Thank you all for your replies. It is much appreciated. How does this slightly revised plan look? It's really mostly about his grade 11 year. I  have learned not to plan too far ahead - the grade 12 plan might be crazy or completely doable - time will tell. He will then be 16.5 when he graduates. At that time, I will advocate for an exchange or some for of gap year. (And to get university applications done, take an SAT if he wants to go to the US, etc.)

Grade 11
AP Seminar
AP Biology
AP Statistics
Calculus 12
Literary Studies 11
Strings 11 
PE 11
Computer Programming 12 (Outside of timetable - he is 1/2-way with Derek Owens CS' course. The school will give him this credit.) The school really wants him to do the AP Capstone Diploma. Since I don't think it would be terrible for Marcus, and they are giving us $45,000 in Scholarship money....I think it's ok. From what I understand, he can make this all about something that he is interested in anyway.
 
Grade 12
AP Research
AP Physics C 
AP Chem
AP Micro/Macroeconomics
AP Calculus BC
English 12
Strings 12
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Some things got shuffled around and the AP lit got dropped, but AP Stats got added. This plan doesn't force him to give up computer science, which he enjoys, but otherwise, it seems to be almost exactly as intense as the previous plan. In terms of most of the concerns that people raised, I think it's got the exact same issues. If keeping the comp sci and dropping the AP Lit has helped make him happy in looking at it, then maybe the changes are what you guys needed. And, like I said in my comment above, some kids thrive with these sorts of schedules. But if you're really concerned about this being too much, I don't see it as being substantially different. 

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We also dropped AP Physics 1 which was scheduled in gr. 11.

If math comes fairly easy, would stats not be even easier? He is only 14.5, but is not sure if he is interested in a career in science or in business - I'm trying to help him build a plan which will allow him to explore both.  I am not sure if he will attend university early, but I would like to keep that option open, if he chooses to do so.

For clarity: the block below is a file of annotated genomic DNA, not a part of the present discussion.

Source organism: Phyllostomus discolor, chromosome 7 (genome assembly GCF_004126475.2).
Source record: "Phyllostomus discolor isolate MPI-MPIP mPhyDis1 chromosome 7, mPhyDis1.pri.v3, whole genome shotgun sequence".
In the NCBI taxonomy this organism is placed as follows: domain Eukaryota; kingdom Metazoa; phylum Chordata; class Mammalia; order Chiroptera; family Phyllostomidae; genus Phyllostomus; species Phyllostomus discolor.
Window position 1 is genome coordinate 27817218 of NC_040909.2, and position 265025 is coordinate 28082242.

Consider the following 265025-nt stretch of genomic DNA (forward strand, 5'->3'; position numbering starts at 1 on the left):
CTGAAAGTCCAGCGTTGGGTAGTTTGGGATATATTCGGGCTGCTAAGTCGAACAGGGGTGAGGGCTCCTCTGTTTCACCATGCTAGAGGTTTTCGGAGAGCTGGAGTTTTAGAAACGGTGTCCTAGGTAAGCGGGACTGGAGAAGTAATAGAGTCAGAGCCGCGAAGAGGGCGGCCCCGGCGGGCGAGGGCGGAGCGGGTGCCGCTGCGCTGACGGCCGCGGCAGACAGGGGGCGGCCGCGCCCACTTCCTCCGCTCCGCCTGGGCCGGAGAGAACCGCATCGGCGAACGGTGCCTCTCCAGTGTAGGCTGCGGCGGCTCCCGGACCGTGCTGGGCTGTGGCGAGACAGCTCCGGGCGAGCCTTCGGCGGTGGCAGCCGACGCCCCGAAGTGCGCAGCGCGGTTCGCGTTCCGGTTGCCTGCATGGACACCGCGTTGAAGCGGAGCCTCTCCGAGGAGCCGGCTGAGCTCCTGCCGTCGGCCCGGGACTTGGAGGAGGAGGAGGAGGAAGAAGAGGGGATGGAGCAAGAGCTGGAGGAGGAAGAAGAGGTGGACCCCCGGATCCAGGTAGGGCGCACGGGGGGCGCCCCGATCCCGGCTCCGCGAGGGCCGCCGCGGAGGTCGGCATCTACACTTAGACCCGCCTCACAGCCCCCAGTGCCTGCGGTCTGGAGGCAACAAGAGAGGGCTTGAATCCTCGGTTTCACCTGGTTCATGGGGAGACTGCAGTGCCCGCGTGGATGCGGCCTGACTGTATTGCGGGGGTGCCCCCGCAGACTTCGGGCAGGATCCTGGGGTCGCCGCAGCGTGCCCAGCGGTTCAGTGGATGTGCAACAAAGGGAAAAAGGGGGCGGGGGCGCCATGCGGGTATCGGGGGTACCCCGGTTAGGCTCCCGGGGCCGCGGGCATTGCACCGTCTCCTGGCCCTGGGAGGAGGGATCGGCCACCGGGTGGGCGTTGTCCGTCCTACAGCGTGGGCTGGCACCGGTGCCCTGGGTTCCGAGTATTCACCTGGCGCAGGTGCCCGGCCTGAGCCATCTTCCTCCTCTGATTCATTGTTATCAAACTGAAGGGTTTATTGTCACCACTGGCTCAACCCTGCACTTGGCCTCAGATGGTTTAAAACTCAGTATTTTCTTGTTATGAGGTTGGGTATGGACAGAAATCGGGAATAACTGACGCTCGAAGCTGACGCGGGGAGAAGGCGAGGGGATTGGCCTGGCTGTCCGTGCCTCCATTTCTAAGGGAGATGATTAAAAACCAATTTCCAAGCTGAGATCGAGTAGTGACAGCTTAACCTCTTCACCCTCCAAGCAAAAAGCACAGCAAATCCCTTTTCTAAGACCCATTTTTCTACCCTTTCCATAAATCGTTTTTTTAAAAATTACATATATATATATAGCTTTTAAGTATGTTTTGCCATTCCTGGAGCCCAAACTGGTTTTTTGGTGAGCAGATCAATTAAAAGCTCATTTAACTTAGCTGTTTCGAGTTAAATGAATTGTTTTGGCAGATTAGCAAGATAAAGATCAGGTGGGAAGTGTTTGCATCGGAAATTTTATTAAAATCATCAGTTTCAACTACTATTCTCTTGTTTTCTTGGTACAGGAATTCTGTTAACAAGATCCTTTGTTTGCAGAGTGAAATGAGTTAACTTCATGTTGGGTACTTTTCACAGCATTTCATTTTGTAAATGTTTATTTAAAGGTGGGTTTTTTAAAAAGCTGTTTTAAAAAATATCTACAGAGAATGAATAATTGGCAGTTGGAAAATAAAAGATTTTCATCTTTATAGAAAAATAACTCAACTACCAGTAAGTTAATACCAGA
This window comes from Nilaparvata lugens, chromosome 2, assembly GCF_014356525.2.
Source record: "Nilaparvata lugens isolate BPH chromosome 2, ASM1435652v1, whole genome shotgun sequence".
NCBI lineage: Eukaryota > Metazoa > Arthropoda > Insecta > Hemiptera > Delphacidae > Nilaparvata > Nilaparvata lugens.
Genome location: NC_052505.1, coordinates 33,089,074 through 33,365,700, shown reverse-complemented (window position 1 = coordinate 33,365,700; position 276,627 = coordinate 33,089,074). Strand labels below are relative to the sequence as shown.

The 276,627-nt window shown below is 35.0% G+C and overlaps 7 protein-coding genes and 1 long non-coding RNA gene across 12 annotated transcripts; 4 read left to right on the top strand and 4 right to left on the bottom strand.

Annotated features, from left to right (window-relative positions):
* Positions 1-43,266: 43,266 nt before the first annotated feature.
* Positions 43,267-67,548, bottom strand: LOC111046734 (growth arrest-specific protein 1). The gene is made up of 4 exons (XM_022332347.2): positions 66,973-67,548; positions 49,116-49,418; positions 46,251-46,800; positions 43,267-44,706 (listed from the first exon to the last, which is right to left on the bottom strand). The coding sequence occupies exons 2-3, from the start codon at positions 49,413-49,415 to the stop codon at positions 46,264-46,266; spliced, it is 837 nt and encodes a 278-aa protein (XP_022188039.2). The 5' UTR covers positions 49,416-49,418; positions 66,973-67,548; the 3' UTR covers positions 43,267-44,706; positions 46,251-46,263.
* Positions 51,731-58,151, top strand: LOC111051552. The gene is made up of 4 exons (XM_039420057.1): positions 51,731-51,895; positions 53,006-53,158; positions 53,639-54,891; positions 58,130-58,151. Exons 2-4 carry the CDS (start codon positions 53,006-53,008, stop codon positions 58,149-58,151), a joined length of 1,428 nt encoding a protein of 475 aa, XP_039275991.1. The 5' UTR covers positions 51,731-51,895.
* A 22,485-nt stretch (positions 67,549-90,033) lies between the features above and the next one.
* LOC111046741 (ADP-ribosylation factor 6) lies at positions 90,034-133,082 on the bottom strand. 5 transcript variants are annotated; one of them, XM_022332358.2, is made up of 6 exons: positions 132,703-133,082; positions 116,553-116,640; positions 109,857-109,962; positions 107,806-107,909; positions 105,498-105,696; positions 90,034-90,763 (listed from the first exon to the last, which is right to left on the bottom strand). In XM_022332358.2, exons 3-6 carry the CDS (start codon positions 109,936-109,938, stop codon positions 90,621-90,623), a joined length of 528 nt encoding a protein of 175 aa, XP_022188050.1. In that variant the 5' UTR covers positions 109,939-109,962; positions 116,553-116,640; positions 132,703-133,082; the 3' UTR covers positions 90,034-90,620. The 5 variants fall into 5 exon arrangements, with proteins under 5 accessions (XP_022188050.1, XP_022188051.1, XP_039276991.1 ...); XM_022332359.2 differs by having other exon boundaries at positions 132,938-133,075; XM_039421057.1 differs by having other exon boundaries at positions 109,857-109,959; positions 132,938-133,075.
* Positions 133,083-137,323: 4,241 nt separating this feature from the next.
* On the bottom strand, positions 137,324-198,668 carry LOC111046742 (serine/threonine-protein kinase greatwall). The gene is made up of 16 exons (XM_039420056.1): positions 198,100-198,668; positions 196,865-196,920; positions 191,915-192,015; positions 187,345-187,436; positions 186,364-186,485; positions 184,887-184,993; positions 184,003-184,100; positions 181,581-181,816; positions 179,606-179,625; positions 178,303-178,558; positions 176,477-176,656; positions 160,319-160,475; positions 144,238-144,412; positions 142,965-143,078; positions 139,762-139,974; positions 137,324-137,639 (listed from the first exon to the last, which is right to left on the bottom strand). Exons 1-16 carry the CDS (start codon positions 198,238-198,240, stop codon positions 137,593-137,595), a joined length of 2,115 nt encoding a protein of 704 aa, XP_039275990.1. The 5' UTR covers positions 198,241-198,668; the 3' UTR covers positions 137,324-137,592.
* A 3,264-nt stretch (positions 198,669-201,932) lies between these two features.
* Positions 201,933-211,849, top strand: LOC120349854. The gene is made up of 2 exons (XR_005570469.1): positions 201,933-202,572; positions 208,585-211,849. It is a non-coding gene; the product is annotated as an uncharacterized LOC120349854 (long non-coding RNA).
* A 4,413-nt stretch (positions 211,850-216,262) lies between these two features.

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Any student even considering this path is going to be a student for whom academics generally come easy. But the time you have to put in to excel at a path like this is still going to be pretty high. Just because math is easy doesn't mean that calculus and AP stats are going to take minimal time. It may be the right path for him. But it's definitely an intense path with a very generalized trying to look good to colleges focus. That's fine if that's right for him. Some kids are generally good at a wide array of stuff, enjoy traditional school, don't have a singular focus yet, and are aiming for very selective schools.

But there's no way I'm not going to say this is a lot. Because it just is.

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Farrar, Thank you for your response. I appreciate your input. I have NO idea what an AP course looks like or the workload thereof.

Do you have any suggestions on how to order those courses so that his first year will be a bit lighter? I would say that he is the sort of kid that does enjoy traditional school and does very well with fairly little effort - this is also one of the reasons I want to challenge him a bit - but not overwhelm him. He *thinks* he is working hard - but he has no idea what working hard looks like. He works 4 days a week, 9 - 3 and reads the assigned books while we drive or listens to it on audiobook while he walks the dogs. He has never had to study for anything, he has seldom had to figure out math or science that he does not understand from the textbook, etc. 

(Selective universities in the US would be great, but the cost of it might be simply impossible. The best universities in Canada are at most 1/3 of the price and are not as crazily competitive.)

This past academic year he completed the following courses. Would he be well set-up for the proposed courses?

WHA Pre-AP Biology
WHA Great Conversations 3
WHA Spanish
WHA Academic Writing
Pre-Calculus 12
Physical Education 10 (required by province)
Career Planning 10 (required by province)
Music 12

The year before:
WHA Pre-AP Chemistry
WHA Great Conversations 1
WHA Logic 1
WHA Expository Writing
Pre-Calculus 11
Latin III
Music 11


 

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Maybe someone else can speak to Wilson Hill... they have a great reputation, but how are they going to compare with an AP heavy load at what sounds like an intensive private school? I genuinely don't know. He obviously did not have a light schedule for the last two years and he's also clearly been able to perform high school level academic work from a young age, which is impressive. It sounds like he's capable of this step. Whether or not it will really be that much more work, I don't know.